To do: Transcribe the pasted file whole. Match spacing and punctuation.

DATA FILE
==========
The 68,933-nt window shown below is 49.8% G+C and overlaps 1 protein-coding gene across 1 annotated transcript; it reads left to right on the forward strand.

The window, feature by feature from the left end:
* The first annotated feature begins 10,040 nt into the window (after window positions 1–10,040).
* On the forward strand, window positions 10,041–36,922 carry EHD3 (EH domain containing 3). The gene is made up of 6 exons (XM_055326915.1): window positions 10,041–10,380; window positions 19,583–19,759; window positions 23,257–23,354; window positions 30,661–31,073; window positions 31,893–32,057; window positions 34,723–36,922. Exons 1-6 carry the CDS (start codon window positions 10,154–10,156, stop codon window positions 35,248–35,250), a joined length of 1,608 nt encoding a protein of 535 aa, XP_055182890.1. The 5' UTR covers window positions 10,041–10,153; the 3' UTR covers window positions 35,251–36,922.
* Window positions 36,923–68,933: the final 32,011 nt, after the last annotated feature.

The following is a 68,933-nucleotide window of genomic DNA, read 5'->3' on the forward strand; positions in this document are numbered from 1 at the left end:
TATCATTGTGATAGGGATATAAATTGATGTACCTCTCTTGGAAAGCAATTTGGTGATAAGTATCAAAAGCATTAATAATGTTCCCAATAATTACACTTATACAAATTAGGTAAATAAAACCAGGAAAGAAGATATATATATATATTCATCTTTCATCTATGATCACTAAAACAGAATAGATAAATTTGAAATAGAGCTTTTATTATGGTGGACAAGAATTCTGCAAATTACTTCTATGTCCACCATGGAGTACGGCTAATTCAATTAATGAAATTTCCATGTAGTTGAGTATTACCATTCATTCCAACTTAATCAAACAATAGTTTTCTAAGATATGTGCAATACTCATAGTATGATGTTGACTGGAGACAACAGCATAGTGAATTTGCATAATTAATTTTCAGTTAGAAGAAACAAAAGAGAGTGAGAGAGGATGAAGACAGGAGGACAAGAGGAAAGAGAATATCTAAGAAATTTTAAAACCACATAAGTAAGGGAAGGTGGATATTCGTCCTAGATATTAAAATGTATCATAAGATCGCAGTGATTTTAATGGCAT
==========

The 68,933-nt window shown below is 49.8% G+C and overlaps 1 protein-coding gene across 1 annotated transcript; it reads left to right on the forward strand.

The window, feature by feature from the left end:
* The first annotated feature begins 10,040 nt into the window (after window positions 1–10,040).
* On the forward strand, window positions 10,041–36,922 carry EHD3 (EH domain containing 3). The gene is made up of 6 exons (XM_055326915.1): window positions 10,041–10,380; window positions 19,583–19,759; window positions 23,257–23,354; window positions 30,661–31,073; window positions 31,893–32,057; window positions 34,723–36,922. Exons 1-6 carry the CDS (start codon window positions 10,154–10,156, stop codon window positions 35,248–35,250), a joined length of 1,608 nt encoding a protein of 535 aa, XP_055182890.1. The 5' UTR covers window positions 10,041–10,153; the 3' UTR covers window positions 35,251–36,922.
* Window positions 36,923–68,933: the final 32,011 nt, after the last annotated feature.

The following is a 68,933-nucleotide window of genomic DNA, read 5'->3' on the forward strand; positions in this document are numbered from 1 at the left end:
TATCATTGTGATAGGGATATAAATTGATGTACCTCTCTTGGAAAGCAATTTGGTGATAAGTATCAAAAGCATTAATAATGTTCCCAATAATTACACTTATACAAATTAGGTAAATAAAACCAGGAAAGAAGATATATATATATATTCATCTTTCATCTATGATCACTAAAACAGAATAGATAAATTTGAAATAGAGCTTTTATTATGGTGGACAAGAATTCTGCAAATTACTTCTATGTCCACCATGGAGTACGGCTAATTCAATTAATGAAATTTCCATGTAGTTGAGTATTACCATTCATTCCAACTTAATCAAACAATAGTTTTCTAAGATATGTGCAATACTCATAGTATGATGTTGACTGGAGACAACAGCATAGTGAATTTGCATAATTAATTTTCAGTTAGAAGAAACAAAAGAGAGTGAGAGAGGATGAAGACAGGAGGACAAGAGGAAAGAGAATATCTAAGAAATTTTAAAACCACATAAGTAAGGGAAGGTGGATATTCGTCCTAGATATTAAAATGTATCATAAGATCGCAGTGATTTTAATGGCAT